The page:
Cabinets Going To The Ceiling READY

Should Your Cabinets Go to the Ceiling

If you have been looking at remodeling magazines or watching remodeling television shows you will notice most all the designs will have the cabinetry go to the ceiling. Experts say this is a look that elongates the cabinets and makes the room fill larger. Some people have kitchens where the cabinets stop short of the ceiling creating a gap between the top of their cabinetry and the ceiling. In the 80’s and 90’s most new construction builders stopped short of the ceiling due to the fact of stock cabinetry and to lower their materials cost. Most stock cabinetry at that time came in either 30” or 36” heights equal to 84” or 90” high from the floors. Also some of the older homes have a soffit above their cabinets because builders would hide the HVAC or pipes inside the soffit for easy distribution of the air to vent outside. Taking your cabinetry all the way to the ceiling might be the best fit for you, but there are some reasons that you wouldn’t want to take your cabinets to the ceiling.

· The height of your ceiling is at a much higher measurement (over 10’ high). You will never be able to reach into the cabinets. For this reason you would spend money on an aesthetic look only. Not for functionality.

· Some people like to leave a gap so they can put decorations above their cabinets.

· If your kitchen is not the right size, as in height or width, it could make your kitchen feel smaller.

· If there are cabinets up to the ceiling you need to find a way to get up to them to clean them. Depending on the height of your ceiling this could be a hassle.

· There is no sure way to vent out or hide your HVAC duct work or distribute your plumbing pipes. For this you will need the soffit.

· Ceilings are never straight and have fluctuations throughout the area. To keep these from being noticeable it could be better to leave a gap between the top of the cabinets and the ceiling.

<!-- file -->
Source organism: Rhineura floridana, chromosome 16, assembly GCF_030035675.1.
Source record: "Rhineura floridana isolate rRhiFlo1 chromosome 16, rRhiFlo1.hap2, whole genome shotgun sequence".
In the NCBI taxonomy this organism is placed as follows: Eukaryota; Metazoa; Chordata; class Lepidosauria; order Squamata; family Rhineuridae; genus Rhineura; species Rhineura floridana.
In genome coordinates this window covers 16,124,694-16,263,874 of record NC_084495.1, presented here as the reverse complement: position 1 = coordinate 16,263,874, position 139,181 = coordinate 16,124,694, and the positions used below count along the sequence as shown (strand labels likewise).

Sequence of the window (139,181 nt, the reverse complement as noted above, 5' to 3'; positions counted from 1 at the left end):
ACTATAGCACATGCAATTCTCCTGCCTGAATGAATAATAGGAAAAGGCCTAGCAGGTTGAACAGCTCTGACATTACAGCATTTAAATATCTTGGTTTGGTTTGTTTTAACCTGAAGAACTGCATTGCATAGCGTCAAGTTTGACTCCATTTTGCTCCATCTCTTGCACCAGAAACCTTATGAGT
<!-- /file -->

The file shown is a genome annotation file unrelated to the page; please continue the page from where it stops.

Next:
When going to ceiling with your cabinets make sure you have decided what to do with trim above connecting to the ceiling as in the top crown above the cabinets and the room ceiling crown. At some point these two crowns will intersect and there must be a plan to join them in a way that is pleasing to the eye. Will they be coped together? Meaning using a coping saw by hand creating an overlap of one onto the other. Will they need a transition block? This is a decorative block that is designed to be installed between the two crowns so that each different size or style crown intersects into the side of the block instead of each other. Do you use the same crown throughout? You could buy enough of one of the crown types and use it throughout the whole area. This seems like it would be an easy conflict to solve but is a very important question to resolve beforehand so that there is enough materials onsite to get the job done. Not all ceilings are perfect and mostly have fluctuations throughout. For a clean and fluid look, installers will use fillers horizontally attached to the top of the cabinetry and then attach the crown to this filler. By doing this the filler creates a way to manipulate the crown with the fluctuations of the ceiling. By doing this you have a consistent line across the ceiling and crown that the normal globs of caulk covering gaps and inconsistencies. So remember, you need to decide if you want decorations above your cabinets, do you have to cover pipes or HVAC, or will the area feel smaller and closed in with bigger items.